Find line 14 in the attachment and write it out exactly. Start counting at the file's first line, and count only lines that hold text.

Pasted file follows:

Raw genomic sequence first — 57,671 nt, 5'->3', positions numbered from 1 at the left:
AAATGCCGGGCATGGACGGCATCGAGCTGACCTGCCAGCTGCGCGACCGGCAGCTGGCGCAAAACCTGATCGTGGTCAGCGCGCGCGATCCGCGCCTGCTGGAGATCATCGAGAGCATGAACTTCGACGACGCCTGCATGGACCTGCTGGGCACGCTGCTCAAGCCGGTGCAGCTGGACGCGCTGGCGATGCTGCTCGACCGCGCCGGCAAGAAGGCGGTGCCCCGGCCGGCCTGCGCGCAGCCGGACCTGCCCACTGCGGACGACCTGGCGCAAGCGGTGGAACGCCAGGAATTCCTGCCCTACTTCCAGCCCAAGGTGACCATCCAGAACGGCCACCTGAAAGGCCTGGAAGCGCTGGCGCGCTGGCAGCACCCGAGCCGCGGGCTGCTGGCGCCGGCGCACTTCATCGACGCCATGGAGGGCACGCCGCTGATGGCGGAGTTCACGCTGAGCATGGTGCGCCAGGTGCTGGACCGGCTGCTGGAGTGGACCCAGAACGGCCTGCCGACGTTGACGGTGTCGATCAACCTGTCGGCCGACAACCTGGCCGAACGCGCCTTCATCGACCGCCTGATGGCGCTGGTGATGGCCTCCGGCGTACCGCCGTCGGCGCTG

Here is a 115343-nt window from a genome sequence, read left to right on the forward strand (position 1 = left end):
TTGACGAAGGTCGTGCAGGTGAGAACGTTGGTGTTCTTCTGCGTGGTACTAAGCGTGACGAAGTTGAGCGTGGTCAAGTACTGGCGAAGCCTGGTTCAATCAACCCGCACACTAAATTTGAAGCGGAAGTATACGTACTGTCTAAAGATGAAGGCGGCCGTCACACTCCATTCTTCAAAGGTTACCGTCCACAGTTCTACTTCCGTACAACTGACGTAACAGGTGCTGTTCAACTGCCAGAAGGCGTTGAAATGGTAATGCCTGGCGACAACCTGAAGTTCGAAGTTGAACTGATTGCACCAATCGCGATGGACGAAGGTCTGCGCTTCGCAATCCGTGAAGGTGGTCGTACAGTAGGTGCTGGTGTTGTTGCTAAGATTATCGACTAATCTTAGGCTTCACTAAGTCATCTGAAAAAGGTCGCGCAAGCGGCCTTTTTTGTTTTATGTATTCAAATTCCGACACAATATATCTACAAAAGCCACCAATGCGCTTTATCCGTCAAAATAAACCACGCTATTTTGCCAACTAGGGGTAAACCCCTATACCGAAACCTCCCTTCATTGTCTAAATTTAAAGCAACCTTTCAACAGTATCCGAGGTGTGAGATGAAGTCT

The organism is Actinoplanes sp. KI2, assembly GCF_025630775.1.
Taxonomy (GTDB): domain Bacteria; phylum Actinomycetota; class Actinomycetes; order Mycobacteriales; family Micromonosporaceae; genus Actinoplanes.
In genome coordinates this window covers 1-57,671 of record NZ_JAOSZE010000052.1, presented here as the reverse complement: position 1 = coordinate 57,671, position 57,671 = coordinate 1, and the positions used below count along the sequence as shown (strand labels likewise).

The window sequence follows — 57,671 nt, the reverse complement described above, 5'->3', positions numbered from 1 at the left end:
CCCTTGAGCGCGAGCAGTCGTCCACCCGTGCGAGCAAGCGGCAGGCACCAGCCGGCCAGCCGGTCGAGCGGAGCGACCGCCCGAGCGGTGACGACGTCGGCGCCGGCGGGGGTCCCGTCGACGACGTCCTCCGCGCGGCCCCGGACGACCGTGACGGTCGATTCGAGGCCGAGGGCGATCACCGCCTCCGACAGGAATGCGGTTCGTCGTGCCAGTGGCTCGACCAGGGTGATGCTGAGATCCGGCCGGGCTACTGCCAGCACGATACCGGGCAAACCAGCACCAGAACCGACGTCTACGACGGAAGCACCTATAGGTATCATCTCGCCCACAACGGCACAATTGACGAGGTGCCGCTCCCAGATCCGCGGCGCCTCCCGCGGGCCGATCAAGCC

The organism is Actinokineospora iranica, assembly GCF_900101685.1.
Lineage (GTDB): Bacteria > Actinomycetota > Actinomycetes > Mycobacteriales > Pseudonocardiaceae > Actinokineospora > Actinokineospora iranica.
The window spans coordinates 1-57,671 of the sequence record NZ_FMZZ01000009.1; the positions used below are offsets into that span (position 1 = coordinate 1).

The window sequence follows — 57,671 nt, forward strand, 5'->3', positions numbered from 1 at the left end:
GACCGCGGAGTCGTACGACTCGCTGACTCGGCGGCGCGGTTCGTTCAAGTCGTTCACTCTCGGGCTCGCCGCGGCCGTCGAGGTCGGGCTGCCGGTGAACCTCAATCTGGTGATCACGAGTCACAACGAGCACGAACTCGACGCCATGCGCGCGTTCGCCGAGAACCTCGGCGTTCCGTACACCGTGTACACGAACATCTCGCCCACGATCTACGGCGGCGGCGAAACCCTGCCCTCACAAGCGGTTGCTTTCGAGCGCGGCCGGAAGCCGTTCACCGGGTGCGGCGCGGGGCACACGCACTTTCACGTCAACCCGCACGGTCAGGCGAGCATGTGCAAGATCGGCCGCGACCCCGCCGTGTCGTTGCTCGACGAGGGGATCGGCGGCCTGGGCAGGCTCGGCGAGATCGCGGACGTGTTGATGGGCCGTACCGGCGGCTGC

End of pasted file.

GACCGCGGAGTCGTACGACTCGCTGACTCGGCGGCGCGGTTCGTTCAAGTCGTTCACTCTCGGGCTCGCCGCGGCCGTCGAGGTCGGGCTGCCGGTGAACCTCAATCTGGTGATCACGAGTCACAACGAGCACGAACTCGACGCCATGCGCGCGTTCGCCGAGAACCTCGGCGTTCCGTACACCGTGTACACGAACATCTCGCCCACGATCTACGGCGGCGGCGAAACCCTGCCCTCACAAGCGGTTGCTTTCGAGCGCGGCCGGAAGCCGTTCACCGGGTGCGGCGCGGGGCACACGCACTTTCACGTCAACCCGCACGGTCAGGCGAGCATGTGCAAGATCGGCCGCGACCCCGCCGTGTCGTTGCTCGACGAGGGGATCGGCGGCCTGGGCAGGCTCGGCGAGATCGCGGACGTGTTGATGGGCCGTACCGGCGGCTGC